South African Election Watch - Countdown to Democracy

by Wyatt Tee Walker, Religious Action Network, American Committee on Africa
New York, New York, United States
March 18, 1994
Publisher: American Committee on Africa
6 pages
Type: Mailing
Coverage in Africa: South Africa
Coverage outside Africa: United States
Language: English
This memorandum to members of the Religious Action Network (RAN) reports that Chief Lucas Mangope, ruler of the apartheid homeland of Bophuthatswana, was forced to flee the capital of Mmabatho in the face of a popular uprising. Mangope, one of the three key players in the anti-election camps, along with KwaZulu bantustan Chief Buthelezi and white separatist group Afrikaner Volksfront, had refused to open his homeland to South Africa's first general elections slated for April 26-28. Mangope, now under house arrest since his return to the capital, conceded to the people's demand for Bophuthatswana to participate in the elections and to lift the ban against ANC (African National Congress) and other democratic organizations. The mailing says the Afrikaner Volksfront suffered a serious defeat when they attempted to intervene in the Bophuthatswana unrest. The mailing says people can continue their candle light vigil, honor Sharpeville Day this March 21, and send in their congregation's Mandela/ANC Special Offering. The mailing includes two newspaper articles: "The people of 'Bop' turn their backs on a loser" by Patti Waldmeir and "Whites Split in S. Africa" by Paul Taylor. The mailing includes CHURCH LEADERS DESPAIR OF THE BUTHELEZI FACTOR, Southern Africa Church News, March 8, 1994.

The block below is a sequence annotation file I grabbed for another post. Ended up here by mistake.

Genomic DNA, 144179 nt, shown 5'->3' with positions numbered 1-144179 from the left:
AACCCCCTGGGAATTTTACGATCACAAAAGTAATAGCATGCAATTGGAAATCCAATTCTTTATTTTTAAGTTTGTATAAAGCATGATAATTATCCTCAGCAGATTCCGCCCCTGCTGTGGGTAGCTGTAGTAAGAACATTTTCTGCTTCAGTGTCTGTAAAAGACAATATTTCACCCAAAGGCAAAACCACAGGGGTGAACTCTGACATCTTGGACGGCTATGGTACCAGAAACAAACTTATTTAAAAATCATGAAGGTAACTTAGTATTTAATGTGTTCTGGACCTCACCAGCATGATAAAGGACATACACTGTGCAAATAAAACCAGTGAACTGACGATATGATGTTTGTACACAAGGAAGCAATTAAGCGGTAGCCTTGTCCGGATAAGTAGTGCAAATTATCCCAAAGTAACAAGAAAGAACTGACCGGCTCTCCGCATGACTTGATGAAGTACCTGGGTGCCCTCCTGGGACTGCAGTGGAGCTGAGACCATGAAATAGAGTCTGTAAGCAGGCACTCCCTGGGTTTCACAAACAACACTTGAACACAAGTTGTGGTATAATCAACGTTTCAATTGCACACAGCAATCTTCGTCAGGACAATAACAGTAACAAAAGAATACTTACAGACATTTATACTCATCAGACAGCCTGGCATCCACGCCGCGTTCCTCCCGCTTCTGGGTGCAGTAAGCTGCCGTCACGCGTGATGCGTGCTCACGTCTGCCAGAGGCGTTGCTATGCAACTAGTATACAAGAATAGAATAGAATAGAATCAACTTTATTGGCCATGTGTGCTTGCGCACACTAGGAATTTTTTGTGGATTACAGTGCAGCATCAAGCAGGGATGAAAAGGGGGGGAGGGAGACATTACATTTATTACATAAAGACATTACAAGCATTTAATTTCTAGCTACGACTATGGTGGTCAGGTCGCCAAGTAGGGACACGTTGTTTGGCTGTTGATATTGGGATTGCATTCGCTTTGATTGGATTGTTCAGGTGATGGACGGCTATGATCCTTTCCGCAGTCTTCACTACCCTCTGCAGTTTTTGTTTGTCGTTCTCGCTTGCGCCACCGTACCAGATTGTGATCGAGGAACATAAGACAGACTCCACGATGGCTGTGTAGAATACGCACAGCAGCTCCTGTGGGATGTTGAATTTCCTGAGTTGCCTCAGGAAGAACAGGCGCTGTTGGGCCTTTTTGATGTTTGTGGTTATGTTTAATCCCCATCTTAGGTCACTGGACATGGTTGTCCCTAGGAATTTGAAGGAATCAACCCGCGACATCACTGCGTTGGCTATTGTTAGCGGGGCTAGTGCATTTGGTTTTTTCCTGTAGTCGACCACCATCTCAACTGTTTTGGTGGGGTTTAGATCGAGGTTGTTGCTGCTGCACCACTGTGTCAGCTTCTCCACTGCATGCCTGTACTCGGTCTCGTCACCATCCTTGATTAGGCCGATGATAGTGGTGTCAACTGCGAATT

This item was digitized for Aluka, which made it available to the African Activist Archive.
Used by permission of Africa Action (successor to the American Committee on Africa).
Collection: Africa Action Archive